• Iran: Female detainees begin hunger strike after degrading treatment
      The Iranian authorities must protect all detainees and prisoners from harassment and degrading treatment, Amnesty International said today, after nine female political prisoners, including prisoners of conscience, started a hunger strike in response to alleged abuse by prison guards.

      The women, who are all held in Tehran’s Evin Prison include activists and journalists. They say they were subjected to humiliating and degrading body searches by female guards from the Prison Security Section who subsequently confiscated some of their personal belongings on Tuesday


    • Israeli Authorities Must Release Palestinian Prisoner of Conscience in West Bank




  • Internet/Net Neutrality

    • EFF Reminds Us That Open WiFi Isn't A Bad Thing... And Should Actually Be Encouraged
      We've had plenty of stories concerning open WiFi, and there seems to be a general opinion among some that open WiFi is "a bad thing." Some have even tried (and failed) to argue that having an open WiFi network makes you negligent. In some areas, law enforcement has even gone around telling people to lock up their WiFi. Those who argue against open WiFi are generally conflating different issues. It is true that if you use an open WiFi network without securing yourself you do open up yourself to snooping from others. Similarly, if others are using your open WiFi, it it could lead to at least an investigation if your access point is used for nefarious purposes. But combining those to claim that open WiFi itself is bad or illegal is a mistake. It is entirely possible to secure your own activities, and to set up an open WiFi network in a reasonable manner that minimizes any such threat.




  • Intellectual Monopolies



    • Trademarks



    • Copyrights

      • Any Hint Of Evidence Based Copyright In The UK Seen As Nefarous Plot By Parliamentary Copyright Maximalists
        The laws governing intellectual monopolies in the UK are in a state of flux at the moment. After the previous government in its dying hours rammed through the shoddy piece of work known as the Digital Economy Act, the present coalition government took a more rational approach by commissioning the Hargreaves Review into the impact of digital technologies on this area. One of its key proposals was that policy should be based on evidence, not "lobbynomics"; the fact that this even needs to be mentioned says much about the way laws have been framed until now.

        As a result, the UK's Intellectual Property Office (IPO) has been trying to gather evidence in order to help politicians draw up new policies that correspond to the data, not just dogma. Not surprisingly, perhaps, those that have done well under the previous evidence-free approach have been mounting a rearguard action against the changes.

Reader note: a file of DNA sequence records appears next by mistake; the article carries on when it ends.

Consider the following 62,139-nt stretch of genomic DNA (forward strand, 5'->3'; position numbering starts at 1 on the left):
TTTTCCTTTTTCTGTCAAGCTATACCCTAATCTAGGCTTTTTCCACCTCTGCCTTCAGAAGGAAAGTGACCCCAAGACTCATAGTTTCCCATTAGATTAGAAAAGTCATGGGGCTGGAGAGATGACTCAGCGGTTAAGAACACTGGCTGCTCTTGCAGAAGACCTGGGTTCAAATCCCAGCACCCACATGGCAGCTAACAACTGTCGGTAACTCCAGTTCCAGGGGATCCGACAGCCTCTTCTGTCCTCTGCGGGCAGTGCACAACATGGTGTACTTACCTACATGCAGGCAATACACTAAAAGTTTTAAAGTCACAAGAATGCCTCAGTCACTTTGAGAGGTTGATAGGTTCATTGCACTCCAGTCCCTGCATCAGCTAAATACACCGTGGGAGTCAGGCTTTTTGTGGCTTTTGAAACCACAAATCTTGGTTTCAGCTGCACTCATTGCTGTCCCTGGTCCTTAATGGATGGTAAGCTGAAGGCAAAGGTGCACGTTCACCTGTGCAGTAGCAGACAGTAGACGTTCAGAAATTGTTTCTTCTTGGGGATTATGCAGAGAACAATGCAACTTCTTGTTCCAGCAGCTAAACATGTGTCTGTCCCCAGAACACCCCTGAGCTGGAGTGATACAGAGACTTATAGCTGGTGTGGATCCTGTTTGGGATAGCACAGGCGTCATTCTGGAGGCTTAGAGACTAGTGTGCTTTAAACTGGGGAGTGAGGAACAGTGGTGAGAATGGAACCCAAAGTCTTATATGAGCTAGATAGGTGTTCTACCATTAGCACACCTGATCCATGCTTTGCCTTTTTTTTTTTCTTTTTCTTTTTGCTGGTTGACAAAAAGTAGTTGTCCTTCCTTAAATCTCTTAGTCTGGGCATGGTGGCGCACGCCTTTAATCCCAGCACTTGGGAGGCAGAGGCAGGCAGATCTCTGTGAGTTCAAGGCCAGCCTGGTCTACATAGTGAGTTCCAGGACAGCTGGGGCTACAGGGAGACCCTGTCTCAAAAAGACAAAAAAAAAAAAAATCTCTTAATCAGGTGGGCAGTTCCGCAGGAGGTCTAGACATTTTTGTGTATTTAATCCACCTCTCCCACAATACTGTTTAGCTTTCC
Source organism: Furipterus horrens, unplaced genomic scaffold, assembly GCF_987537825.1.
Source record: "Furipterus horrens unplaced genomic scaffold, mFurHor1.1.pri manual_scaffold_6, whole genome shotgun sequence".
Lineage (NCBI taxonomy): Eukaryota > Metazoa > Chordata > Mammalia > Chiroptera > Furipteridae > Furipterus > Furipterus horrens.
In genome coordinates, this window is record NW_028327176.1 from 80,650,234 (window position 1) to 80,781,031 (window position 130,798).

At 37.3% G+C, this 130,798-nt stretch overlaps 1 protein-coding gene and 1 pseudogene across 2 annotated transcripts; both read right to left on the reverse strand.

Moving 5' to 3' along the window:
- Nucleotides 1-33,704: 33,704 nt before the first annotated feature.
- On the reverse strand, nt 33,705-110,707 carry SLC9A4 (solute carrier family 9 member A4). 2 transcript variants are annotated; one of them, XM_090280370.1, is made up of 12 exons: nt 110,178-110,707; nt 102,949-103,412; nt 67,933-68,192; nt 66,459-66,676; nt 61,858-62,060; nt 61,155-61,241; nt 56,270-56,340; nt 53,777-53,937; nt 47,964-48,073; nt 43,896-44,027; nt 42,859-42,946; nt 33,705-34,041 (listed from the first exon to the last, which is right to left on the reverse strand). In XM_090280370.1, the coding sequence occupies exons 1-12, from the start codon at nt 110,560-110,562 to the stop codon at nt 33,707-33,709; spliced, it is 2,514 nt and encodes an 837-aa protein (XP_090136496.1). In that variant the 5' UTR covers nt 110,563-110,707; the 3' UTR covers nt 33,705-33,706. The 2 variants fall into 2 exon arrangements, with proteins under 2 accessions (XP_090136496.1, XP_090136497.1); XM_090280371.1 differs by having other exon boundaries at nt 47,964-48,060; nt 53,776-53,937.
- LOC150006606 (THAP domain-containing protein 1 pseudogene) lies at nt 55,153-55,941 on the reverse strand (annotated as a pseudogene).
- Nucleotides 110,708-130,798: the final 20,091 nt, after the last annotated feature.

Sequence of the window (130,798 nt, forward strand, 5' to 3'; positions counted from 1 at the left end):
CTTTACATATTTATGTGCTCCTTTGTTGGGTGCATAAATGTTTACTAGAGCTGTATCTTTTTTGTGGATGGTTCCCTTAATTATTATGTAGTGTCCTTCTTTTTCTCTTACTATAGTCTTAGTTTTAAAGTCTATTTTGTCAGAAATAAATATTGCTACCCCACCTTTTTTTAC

• LeakID And The DMCA Takedown Notice Farce
        The third party DMCA patrolbot featured today first made its name known by claiming malware uploaded by a computer security researcher as its own, resulting in a shutdown of the researcher's Mediafire account. LeakID, the "company" (and we'll explore those scare quotes in a moment) behind the takedown practices what many other sketchy content enforcers do -- bulk keyword searches. This results in false positives that get swept up with all the actual infringement, such as in the case linked above. LeakID also ordered a Microsoft Office patch (freely available at Microsoft's website) be removed from this user's account.


      • BitTorrent Pirate Ordered to Pay $1.5 Million Damages For Sharing 10 Movies
        A federal court in Illinois has handed down the largest ever damages award in a BitTorrent case. In a default judgment defendant Kywan Fisher from Hampton, Virginia is ordered to pay $1,500,000 to adult entertainment company Flava Works for sharing 10 of their movies on BitTorrent. The huge total was reached through penalties of $150,000 per movie, the maximum possible statutory damages under U.S. copyright law. It’s expected that the verdict will be used to motivate other BitTorrent defendants to settle their cases.


      • No Copyrights on APIs: Help Us Make The Case
        Earlier this year, we applauded District Court Judge Alsup for getting it right and holding that, as a matter of law, one could not copyright APIs. The case, Oracle v. Google, is now on appeal to the Federal Circuit, where a three-judge panel is going to revisit Judge Alsup’s ruling.